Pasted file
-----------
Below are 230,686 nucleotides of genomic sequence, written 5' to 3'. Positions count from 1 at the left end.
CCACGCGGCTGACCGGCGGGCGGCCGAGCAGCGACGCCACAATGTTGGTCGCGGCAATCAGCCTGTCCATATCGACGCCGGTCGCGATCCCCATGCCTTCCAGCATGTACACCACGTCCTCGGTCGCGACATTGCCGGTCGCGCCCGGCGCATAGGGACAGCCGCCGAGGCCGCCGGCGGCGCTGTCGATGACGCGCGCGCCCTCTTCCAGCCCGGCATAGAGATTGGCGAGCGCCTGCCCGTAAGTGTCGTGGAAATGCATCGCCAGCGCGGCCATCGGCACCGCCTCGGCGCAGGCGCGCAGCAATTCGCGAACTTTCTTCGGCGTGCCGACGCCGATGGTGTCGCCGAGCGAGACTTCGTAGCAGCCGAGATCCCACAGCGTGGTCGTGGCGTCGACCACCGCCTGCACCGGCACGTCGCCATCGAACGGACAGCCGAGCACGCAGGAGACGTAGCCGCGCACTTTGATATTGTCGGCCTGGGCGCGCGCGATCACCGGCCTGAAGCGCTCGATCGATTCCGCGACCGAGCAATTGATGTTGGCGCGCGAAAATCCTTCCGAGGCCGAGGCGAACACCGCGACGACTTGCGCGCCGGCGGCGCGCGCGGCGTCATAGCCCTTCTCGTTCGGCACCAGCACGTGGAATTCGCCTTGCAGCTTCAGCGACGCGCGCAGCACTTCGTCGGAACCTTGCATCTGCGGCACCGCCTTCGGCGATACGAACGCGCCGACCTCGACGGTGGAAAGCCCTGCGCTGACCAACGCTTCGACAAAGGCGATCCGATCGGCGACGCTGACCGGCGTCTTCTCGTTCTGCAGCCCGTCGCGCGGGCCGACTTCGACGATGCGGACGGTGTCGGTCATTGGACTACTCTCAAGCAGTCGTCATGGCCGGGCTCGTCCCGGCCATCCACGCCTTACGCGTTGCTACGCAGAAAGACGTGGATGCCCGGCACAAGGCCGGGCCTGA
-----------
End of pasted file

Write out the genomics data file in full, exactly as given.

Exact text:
Below are 230,686 nucleotides of genomic sequence, written 5' to 3'. Positions count from 1 at the left end.
CCACGCGGCTGACCGGCGGGCGGCCGAGCAGCGACGCCACAATGTTGGTCGCGGCAATCAGCCTGTCCATATCGACGCCGGTCGCGATCCCCATGCCTTCCAGCATGTACACCACGTCCTCGGTCGCGACATTGCCGGTCGCGCCCGGCGCATAGGGACAGCCGCCGAGGCCGCCGGCGGCGCTGTCGATGACGCGCGCGCCCTCTTCCAGCCCGGCATAGAGATTGGCGAGCGCCTGCCCGTAAGTGTCGTGGAAATGCATCGCCAGCGCGGCCATCGGCACCGCCTCGGCGCAGGCGCGCAGCAATTCGCGAACTTTCTTCGGCGTGCCGACGCCGATGGTGTCGCCGAGCGAGACTTCGTAGCAGCCGAGATCCCACAGCGTGGTCGTGGCGTCGACCACCGCCTGCACCGGCACGTCGCCATCGAACGGACAGCCGAGCACGCAGGAGACGTAGCCGCGCACTTTGATATTGTCGGCCTGGGCGCGCGCGATCACCGGCCTGAAGCGCTCGATCGATTCCGCGACCGAGCAATTGATGTTGGCGCGCGAAAATCCTTCCGAGGCCGAGGCGAACACCGCGACGACTTGCGCGCCGGCGGCGCGCGCGGCGTCATAGCCCTTCTCGTTCGGCACCAGCACGTGGAATTCGCCTTGCAGCTTCAGCGACGCGCGCAGCACTTCGTCGGAACCTTGCATCTGCGGCACCGCCTTCGGCGATACGAACGCGCCGACCTCGACGGTGGAAAGCCCTGCGCTGACCAACGCTTCGACAAAGGCGATCCGATCGGCGACGCTGACCGGCGTCTTCTCGTTCTGCAGCCCGTCGCGCGGGCCGACTTCGACGATGCGGACGGTGTCGGTCATTGGACTACTCTCAAGCAGTCGTCATGGCCGGGCTCGTCCCGGCCATCCACGCCTTACGCGTTGCTACGCAGAAAGACGTGGATGCCCGGCACAAGGCCGGGCCTGA